Hampstead Theatre's future

With aritstic director Anthony Clarke having stepped down, on The Guardian Theatre Blog Michael Billington calls for the next incumbent to programme a mix of new plays and neglected classics.
At the moment, the only two London theatres to mix new plays with revivals of forgotten work are the Orange Tree and the Finborough. Both, I should add, are hugely successful, but inevitably operate on a smaller scale. Hampstead could do a similar job, and I suspect there are some rich pickings to be had from the 20th century repertory. From Britain alone, I can think of a dozen plays from John Galsworthy, Somerset Maugham, Emlyn Williams and Graham Greene right up to Arnold Wesker, David Hare, Howard Brenton and Trevor Griffiths that are worth another look.
In the comments, however, playwright David Eldridge calls for more fundamental change, arguing that whoever takes over at Hampstead should:
Eschew the awful development culture which has grown around our theatre like bind weed, alongside rampant over-commissing, which sees playwrights increasingly infantalised and treated with little respect. The theatre in general has always been most succcessful when canny artistic teams have backed playwrights to persue a vision. How an earth did our new writing culture become so like the bone-headed TV development regimes? The new AD could take a leaf out of the Bush's renewed commitment to being a play house where they put on the plays they like most and only give the writer notes when the theatre is committed to the play. I think Stephen Dadry said in the early 90s we need "to listen to the kids". These days the kids seem to be required to listen to the theatre...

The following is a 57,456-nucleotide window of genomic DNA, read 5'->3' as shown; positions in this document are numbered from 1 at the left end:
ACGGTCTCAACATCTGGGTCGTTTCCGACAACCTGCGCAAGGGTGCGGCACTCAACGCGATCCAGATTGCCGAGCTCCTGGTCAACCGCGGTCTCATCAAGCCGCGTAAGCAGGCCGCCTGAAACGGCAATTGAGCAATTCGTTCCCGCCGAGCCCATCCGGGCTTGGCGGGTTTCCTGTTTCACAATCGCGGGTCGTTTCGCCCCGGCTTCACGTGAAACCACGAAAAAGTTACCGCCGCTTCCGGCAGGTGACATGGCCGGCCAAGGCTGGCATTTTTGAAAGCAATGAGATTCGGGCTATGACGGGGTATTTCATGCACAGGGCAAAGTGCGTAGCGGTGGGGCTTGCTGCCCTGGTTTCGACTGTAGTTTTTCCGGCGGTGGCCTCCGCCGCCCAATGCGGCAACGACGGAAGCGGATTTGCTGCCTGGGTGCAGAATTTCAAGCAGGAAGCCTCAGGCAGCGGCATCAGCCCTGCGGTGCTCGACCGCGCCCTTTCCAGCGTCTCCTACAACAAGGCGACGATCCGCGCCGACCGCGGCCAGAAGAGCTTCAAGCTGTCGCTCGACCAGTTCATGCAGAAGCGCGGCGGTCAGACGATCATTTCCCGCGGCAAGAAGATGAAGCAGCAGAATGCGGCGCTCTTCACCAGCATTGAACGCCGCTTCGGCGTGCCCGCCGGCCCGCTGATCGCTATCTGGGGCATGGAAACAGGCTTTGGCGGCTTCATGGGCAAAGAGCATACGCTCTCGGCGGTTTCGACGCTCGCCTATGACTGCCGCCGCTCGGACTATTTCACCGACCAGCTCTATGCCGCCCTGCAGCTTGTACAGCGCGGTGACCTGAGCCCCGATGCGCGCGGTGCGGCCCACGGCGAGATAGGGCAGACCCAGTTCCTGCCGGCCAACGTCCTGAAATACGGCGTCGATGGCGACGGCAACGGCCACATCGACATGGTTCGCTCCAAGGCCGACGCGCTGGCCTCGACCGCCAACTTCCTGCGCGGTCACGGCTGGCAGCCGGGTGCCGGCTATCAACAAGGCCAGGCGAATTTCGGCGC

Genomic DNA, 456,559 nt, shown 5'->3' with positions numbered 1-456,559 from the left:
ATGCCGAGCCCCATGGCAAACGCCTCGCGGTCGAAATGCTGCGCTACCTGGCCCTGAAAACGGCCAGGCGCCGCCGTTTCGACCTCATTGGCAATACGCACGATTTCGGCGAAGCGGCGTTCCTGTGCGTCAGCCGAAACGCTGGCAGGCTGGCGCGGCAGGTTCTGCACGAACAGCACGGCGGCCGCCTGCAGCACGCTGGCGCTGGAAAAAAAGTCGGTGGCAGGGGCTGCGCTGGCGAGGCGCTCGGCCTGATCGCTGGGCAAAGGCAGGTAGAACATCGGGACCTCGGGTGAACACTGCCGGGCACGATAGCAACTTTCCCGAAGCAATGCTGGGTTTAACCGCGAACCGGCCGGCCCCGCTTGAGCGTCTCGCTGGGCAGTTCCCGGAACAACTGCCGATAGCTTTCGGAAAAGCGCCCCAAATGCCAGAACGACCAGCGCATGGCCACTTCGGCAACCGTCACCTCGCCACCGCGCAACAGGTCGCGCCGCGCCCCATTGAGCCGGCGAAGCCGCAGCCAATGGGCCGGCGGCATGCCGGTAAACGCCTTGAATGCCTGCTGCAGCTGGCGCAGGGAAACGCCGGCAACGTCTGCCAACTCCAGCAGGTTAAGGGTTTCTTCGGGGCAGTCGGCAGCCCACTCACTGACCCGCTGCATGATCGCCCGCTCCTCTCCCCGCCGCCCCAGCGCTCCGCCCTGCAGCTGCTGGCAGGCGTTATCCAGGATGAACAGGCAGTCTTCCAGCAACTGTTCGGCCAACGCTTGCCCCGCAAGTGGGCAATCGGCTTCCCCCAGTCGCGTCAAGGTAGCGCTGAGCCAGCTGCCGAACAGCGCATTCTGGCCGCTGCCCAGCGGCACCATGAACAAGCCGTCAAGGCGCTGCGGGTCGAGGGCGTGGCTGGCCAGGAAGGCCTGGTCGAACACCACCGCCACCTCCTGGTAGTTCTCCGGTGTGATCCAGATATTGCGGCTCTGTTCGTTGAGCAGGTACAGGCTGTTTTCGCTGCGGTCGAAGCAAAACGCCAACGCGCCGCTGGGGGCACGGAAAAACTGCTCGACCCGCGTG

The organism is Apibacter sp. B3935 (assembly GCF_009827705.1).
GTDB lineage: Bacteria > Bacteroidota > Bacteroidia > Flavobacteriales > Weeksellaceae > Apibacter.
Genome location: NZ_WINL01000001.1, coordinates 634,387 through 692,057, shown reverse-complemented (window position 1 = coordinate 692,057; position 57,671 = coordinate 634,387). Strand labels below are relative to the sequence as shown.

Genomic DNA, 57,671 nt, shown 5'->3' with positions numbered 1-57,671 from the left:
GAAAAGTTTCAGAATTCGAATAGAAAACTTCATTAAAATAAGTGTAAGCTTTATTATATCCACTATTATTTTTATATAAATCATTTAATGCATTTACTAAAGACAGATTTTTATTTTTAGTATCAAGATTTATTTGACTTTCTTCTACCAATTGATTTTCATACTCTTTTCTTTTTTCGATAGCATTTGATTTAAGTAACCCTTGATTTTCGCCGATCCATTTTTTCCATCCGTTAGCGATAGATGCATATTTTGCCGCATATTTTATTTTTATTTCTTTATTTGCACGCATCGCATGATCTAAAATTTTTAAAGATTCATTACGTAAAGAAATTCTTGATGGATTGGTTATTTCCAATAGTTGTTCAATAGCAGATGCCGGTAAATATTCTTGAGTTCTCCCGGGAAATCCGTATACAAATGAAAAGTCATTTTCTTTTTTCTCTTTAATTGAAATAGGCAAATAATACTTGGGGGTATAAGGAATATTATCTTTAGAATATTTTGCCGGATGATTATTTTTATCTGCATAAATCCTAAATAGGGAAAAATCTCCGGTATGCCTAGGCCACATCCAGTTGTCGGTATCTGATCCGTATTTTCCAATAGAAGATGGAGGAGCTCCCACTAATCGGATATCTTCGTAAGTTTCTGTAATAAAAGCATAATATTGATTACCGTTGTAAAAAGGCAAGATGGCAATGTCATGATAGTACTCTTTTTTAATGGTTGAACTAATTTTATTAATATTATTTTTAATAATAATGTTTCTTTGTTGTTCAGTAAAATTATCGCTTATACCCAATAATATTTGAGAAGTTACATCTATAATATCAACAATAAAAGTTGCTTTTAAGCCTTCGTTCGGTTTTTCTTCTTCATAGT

Hanif Kureishi - adapting The Black Album for the stage

In The Guardian, Hanif Kureishi explains how he set about adapting his novel The Black Album for the stage.
We worked on a number of drafts, and it was the usual business of writing: cutting, condensing, expanding, developing, putting in jokes and trying material in different places until the story moved forward naturally. I was particularly keen to keep the banter of students and their often adolescent attitudes, particularly towards sexuality. This was, after all, one of their most significant terrors: that the excitement the west offered would not only be too much for them, but for everyone.
The play opens at the National Theatre later this month.

Thursday, July 02, 2009

The death of Moneyball

As Christopher Hampton proved at the Screenwriters' Festival event a couple of weeks back, Hollywood near-miss stories are strangely fascinating.

The demise of Moneyball, despite the commitment of Brad Pitt, is a case in point. Tough for everyone involved, of course, and it's notable how many times the script appears to have been yanked about. IMDB lists four writers (working on adapting a book by Michael Lewis) and Michael Cielpy in The New York Times says that director Steven Soderbergh also wrote a script.

Cielpy reckons the film being pulled just days before shooting was due to start, could signify a new caution among the studios.
The last-minute demise of a high-profile film project, especially one starring an A-list star like Mr. Pitt, is a rare spectacle in Hollywood — one that is painful, expensive and damaging to all involved. It also happened with “Used Guys,” a high-priced comedy at 20th Century Fox in 2006.

But such disasters — this one is estimated to have cost Sony $10 million in development and preproduction costs — may become more common as an increasingly nervous film business comes to terms with a sharp decline in home video revenue, the diminishing power of even the most popular stars to muscle their projects into production and new uncertainty over complicated bets like “Moneyball.”
Blogging writer Ken Levine, however, reckons the project was doomed from the start.

Update (10.07.2009): Aaron Sorkin to the rescue?

The end of Joost

Eighteen months ago we blogged about the possibility that Joost might be the future of TV.

Using P2P streaming, they looked set to create a new model of broadcasting that would harness the power of file-sharing.

That was then. Now, as Michael Arrington reports for TechCrunch, they've given up.